Syrians have seen their lives destroyed as the international community stood by and watched, but they still cling to the hope that one day justice will be served.
A duty to speak out
How does a Syrian approach a piece on Syria? I’ve spent the last 48 hours writing and deleting, trying every approach I know to tackle my own reflections about Syria today. I wrote questions, arguments and rebuttals; at one point, I wrote a personal narrative, until imposter syndrome reared its head and convinced me to discard it – because who am I to speak in the name of those back home?
I rebutted this point in my head, assuring myself that I had just as much right – a duty, in fact – to convey the voices of those I still know in Syria, and to express my own opinion as a Syrian. This, I realised, was the core of my problem: expressing my opinion as a Syrian.
So what does it mean to be Syrian? What does it mean to have lived through the past seven years, experiencing the development of breaking news, from “live shots fired at protesters”, to “one person killed by a sniper”, to full on-massacres – until breaking news no longer existed as a concept?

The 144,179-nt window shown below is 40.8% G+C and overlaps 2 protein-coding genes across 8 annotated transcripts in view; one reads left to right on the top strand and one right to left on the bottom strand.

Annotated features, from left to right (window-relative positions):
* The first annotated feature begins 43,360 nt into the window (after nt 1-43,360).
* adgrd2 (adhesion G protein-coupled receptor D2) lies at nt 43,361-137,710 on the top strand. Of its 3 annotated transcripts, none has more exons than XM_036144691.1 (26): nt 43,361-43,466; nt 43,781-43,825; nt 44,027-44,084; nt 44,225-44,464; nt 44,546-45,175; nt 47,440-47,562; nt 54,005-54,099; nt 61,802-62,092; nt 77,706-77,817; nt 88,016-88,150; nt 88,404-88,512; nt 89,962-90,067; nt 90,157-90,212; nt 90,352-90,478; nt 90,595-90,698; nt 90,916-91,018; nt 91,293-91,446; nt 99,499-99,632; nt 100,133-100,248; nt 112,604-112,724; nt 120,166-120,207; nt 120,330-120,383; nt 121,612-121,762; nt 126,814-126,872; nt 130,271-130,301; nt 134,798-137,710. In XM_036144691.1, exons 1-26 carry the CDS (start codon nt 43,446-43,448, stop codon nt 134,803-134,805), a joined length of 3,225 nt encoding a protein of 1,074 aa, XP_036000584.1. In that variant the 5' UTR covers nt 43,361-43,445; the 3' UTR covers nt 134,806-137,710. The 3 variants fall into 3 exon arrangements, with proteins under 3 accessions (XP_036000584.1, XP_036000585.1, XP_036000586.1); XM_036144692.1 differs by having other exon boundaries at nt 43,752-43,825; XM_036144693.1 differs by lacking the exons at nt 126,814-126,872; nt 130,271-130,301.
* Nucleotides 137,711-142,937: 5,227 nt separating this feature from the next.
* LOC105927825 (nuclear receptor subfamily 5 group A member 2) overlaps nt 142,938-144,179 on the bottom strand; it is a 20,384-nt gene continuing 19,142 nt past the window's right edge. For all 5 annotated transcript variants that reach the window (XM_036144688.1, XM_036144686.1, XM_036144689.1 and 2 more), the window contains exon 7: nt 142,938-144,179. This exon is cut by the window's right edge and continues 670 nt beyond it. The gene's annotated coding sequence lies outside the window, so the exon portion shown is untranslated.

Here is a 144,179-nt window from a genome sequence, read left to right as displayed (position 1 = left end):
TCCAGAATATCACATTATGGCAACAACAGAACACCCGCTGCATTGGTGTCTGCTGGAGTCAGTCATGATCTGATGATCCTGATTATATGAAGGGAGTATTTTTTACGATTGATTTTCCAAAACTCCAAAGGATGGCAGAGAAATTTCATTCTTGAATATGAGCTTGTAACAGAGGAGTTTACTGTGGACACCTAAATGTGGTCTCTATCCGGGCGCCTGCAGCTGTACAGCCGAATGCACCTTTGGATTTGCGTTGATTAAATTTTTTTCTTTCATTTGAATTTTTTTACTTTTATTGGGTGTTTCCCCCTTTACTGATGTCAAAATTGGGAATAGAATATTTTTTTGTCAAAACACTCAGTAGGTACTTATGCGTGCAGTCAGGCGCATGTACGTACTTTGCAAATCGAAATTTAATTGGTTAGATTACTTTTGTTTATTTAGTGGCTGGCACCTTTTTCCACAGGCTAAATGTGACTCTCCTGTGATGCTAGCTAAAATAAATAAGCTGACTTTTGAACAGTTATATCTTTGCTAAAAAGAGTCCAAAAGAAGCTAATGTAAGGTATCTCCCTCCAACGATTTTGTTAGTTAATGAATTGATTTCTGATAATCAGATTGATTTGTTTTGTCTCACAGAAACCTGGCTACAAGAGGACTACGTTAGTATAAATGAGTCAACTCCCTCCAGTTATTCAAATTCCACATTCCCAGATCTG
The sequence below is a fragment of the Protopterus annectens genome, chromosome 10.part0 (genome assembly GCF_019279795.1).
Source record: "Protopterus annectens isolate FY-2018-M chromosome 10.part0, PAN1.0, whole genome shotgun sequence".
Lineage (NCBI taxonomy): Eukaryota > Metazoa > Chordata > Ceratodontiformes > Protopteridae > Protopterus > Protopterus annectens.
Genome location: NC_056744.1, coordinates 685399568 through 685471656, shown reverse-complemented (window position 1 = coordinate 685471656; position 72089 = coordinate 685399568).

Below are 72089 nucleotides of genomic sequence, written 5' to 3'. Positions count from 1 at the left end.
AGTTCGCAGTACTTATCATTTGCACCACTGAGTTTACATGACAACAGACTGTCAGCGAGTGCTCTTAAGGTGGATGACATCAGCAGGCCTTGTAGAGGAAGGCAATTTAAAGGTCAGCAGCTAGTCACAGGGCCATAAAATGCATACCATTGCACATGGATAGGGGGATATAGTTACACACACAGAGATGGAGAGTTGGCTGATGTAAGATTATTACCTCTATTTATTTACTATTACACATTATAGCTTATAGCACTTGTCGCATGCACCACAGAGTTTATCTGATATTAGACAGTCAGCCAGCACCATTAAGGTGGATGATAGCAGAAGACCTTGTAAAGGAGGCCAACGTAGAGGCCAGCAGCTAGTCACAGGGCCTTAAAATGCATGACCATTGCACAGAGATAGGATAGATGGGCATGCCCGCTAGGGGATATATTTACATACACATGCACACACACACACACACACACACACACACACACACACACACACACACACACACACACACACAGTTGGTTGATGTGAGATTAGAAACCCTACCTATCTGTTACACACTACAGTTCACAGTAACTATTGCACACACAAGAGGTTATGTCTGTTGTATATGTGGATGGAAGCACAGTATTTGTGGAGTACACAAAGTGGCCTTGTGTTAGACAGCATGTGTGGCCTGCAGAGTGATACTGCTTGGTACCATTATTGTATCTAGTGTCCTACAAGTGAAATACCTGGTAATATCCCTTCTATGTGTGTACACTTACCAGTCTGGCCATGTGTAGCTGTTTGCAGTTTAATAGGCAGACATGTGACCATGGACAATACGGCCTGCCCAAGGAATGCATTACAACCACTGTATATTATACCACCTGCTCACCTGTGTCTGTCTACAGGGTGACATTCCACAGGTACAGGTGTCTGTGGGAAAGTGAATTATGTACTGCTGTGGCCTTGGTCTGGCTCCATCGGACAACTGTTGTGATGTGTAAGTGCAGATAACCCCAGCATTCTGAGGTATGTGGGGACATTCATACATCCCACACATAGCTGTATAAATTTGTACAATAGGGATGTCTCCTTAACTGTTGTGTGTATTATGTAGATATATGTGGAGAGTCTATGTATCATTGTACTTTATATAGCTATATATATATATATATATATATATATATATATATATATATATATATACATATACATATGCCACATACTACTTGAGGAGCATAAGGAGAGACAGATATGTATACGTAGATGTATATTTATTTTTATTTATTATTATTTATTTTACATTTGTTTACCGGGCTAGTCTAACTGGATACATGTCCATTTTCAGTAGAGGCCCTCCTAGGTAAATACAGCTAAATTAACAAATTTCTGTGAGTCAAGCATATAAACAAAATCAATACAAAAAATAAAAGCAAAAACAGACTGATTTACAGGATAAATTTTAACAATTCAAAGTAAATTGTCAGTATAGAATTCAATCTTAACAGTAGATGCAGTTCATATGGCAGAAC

What does it mean to have survived in silence to avoid imprisonment, never being able to build trust with neighbours to discuss issues pertaining to your very survival, for fear of being disappeared forever as a political dissident? What does it mean to have lived through the horror and barbarity of the shabiha, to have received news of your own family being killed with butcher knives and axes, and then to have to convince the rest of the world that this level of monstrosity actually exists?Access Full Article